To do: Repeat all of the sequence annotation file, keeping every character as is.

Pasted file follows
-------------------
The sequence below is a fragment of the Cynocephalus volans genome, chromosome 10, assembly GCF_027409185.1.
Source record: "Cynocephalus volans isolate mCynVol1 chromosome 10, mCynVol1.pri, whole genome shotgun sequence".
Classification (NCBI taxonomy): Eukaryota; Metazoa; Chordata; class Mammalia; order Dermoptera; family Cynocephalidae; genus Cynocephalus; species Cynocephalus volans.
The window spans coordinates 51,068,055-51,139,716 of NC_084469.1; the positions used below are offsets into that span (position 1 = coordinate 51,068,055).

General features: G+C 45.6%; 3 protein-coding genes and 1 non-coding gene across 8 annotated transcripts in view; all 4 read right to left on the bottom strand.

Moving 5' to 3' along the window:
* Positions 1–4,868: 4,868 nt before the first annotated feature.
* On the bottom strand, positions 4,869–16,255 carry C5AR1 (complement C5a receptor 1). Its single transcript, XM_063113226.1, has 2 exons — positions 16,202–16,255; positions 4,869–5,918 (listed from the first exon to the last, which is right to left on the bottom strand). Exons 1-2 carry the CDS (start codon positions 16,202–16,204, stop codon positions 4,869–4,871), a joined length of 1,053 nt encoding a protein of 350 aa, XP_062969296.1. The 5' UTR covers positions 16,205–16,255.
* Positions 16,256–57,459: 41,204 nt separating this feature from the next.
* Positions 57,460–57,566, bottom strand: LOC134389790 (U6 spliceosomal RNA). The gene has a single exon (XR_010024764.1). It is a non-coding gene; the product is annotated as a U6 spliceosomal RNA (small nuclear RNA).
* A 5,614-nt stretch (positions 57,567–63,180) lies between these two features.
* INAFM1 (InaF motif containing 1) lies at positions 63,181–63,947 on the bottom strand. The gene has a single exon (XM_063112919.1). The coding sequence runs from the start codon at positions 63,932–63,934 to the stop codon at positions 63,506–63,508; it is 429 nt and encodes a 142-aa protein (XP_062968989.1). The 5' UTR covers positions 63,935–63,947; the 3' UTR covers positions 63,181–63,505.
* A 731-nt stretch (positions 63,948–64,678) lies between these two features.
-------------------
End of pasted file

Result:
The sequence below is a fragment of the Cynocephalus volans genome, chromosome 10, assembly GCF_027409185.1.
Source record: "Cynocephalus volans isolate mCynVol1 chromosome 10, mCynVol1.pri, whole genome shotgun sequence".
Classification (NCBI taxonomy): Eukaryota; Metazoa; Chordata; class Mammalia; order Dermoptera; family Cynocephalidae; genus Cynocephalus; species Cynocephalus volans.
The window spans coordinates 51,068,055-51,139,716 of NC_084469.1; the positions used below are offsets into that span (position 1 = coordinate 51,068,055).

General features: G+C 45.6%; 3 protein-coding genes and 1 non-coding gene across 8 annotated transcripts in view; all 4 read right to left on the bottom strand.

Moving 5' to 3' along the window:
* Positions 1–4,868: 4,868 nt before the first annotated feature.
* On the bottom strand, positions 4,869–16,255 carry C5AR1 (complement C5a receptor 1). Its single transcript, XM_063113226.1, has 2 exons — positions 16,202–16,255; positions 4,869–5,918 (listed from the first exon to the last, which is right to left on the bottom strand). Exons 1-2 carry the CDS (start codon positions 16,202–16,204, stop codon positions 4,869–4,871), a joined length of 1,053 nt encoding a protein of 350 aa, XP_062969296.1. The 5' UTR covers positions 16,205–16,255.
* Positions 16,256–57,459: 41,204 nt separating this feature from the next.
* Positions 57,460–57,566, bottom strand: LOC134389790 (U6 spliceosomal RNA). The gene has a single exon (XR_010024764.1). It is a non-coding gene; the product is annotated as a U6 spliceosomal RNA (small nuclear RNA).
* A 5,614-nt stretch (positions 57,567–63,180) lies between these two features.
* INAFM1 (InaF motif containing 1) lies at positions 63,181–63,947 on the bottom strand. The gene has a single exon (XM_063112919.1). The coding sequence runs from the start codon at positions 63,932–63,934 to the stop codon at positions 63,506–63,508; it is 429 nt and encodes a 142-aa protein (XP_062968989.1). The 5' UTR covers positions 63,935–63,947; the 3' UTR covers positions 63,181–63,505.
* A 731-nt stretch (positions 63,948–64,678) lies between these two features.